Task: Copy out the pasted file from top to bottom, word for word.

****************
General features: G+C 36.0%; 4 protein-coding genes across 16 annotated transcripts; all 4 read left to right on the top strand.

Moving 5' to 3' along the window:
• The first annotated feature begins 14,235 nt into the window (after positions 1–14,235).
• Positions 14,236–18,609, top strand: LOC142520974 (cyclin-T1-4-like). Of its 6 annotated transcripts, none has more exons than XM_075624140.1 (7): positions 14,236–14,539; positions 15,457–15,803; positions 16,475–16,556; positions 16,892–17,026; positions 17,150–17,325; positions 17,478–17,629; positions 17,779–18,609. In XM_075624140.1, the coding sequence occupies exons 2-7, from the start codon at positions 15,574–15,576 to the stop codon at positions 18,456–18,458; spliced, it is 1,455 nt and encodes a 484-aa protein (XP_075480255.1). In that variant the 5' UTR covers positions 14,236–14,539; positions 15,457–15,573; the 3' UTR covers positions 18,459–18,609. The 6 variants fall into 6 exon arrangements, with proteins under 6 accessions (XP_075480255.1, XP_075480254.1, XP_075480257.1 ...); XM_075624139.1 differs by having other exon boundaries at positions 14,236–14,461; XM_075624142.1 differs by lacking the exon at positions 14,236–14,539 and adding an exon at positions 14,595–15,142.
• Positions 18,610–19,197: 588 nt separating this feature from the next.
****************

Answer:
General features: G+C 36.0%; 4 protein-coding genes across 16 annotated transcripts; all 4 read left to right on the top strand.

Moving 5' to 3' along the window:
• The first annotated feature begins 14,235 nt into the window (after positions 1–14,235).
• Positions 14,236–18,609, top strand: LOC142520974 (cyclin-T1-4-like). Of its 6 annotated transcripts, none has more exons than XM_075624140.1 (7): positions 14,236–14,539; positions 15,457–15,803; positions 16,475–16,556; positions 16,892–17,026; positions 17,150–17,325; positions 17,478–17,629; positions 17,779–18,609. In XM_075624140.1, the coding sequence occupies exons 2-7, from the start codon at positions 15,574–15,576 to the stop codon at positions 18,456–18,458; spliced, it is 1,455 nt and encodes a 484-aa protein (XP_075480255.1). In that variant the 5' UTR covers positions 14,236–14,539; positions 15,457–15,573; the 3' UTR covers positions 18,459–18,609. The 6 variants fall into 6 exon arrangements, with proteins under 6 accessions (XP_075480255.1, XP_075480254.1, XP_075480257.1 ...); XM_075624139.1 differs by having other exon boundaries at positions 14,236–14,461; XM_075624142.1 differs by lacking the exon at positions 14,236–14,539 and adding an exon at positions 14,595–15,142.
• Positions 18,610–19,197: 588 nt separating this feature from the next.